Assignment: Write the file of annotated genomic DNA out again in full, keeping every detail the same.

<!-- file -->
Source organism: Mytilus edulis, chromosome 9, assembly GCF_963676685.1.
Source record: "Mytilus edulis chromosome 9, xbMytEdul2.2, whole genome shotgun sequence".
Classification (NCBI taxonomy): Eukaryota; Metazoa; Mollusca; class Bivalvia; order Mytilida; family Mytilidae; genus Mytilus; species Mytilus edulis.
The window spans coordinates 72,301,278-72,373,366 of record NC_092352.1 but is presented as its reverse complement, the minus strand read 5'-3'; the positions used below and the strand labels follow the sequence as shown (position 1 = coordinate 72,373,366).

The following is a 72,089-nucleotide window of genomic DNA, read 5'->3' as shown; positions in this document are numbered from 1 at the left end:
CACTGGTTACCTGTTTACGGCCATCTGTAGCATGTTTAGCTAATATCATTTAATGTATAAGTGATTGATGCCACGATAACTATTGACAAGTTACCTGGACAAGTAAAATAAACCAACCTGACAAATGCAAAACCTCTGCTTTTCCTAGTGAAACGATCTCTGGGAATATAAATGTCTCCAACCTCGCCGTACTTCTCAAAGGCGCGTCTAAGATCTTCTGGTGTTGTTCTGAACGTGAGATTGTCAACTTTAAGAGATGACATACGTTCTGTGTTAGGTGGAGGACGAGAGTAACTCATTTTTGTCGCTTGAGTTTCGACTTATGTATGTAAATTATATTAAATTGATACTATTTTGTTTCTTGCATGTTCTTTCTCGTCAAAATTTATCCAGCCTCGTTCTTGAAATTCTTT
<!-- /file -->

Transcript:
Source organism: Mytilus edulis, chromosome 9, assembly GCF_963676685.1.
Source record: "Mytilus edulis chromosome 9, xbMytEdul2.2, whole genome shotgun sequence".
Classification (NCBI taxonomy): Eukaryota; Metazoa; Mollusca; class Bivalvia; order Mytilida; family Mytilidae; genus Mytilus; species Mytilus edulis.
The window spans coordinates 72,301,278-72,373,366 of record NC_092352.1 but is presented as its reverse complement, the minus strand read 5'-3'; the positions used below and the strand labels follow the sequence as shown (position 1 = coordinate 72,373,366).

The following is a 72,089-nucleotide window of genomic DNA, read 5'->3' as shown; positions in this document are numbered from 1 at the left end:
CACTGGTTACCTGTTTACGGCCATCTGTAGCATGTTTAGCTAATATCATTTAATGTATAAGTGATTGATGCCACGATAACTATTGACAAGTTACCTGGACAAGTAAAATAAACCAACCTGACAAATGCAAAACCTCTGCTTTTCCTAGTGAAACGATCTCTGGGAATATAAATGTCTCCAACCTCGCCGTACTTCTCAAAGGCGCGTCTAAGATCTTCTGGTGTTGTTCTGAACGTGAGATTGTCAACTTTAAGAGATGACATACGTTCTGTGTTAGGTGGAGGACGAGAGTAACTCATTTTTGTCGCTTGAGTTTCGACTTATGTATGTAAATTATATTAAATTGATACTATTTTGTTTCTTGCATGTTCTTTCTCGTCAAAATTTATCCAGCCTCGTTCTTGAAATTCTTT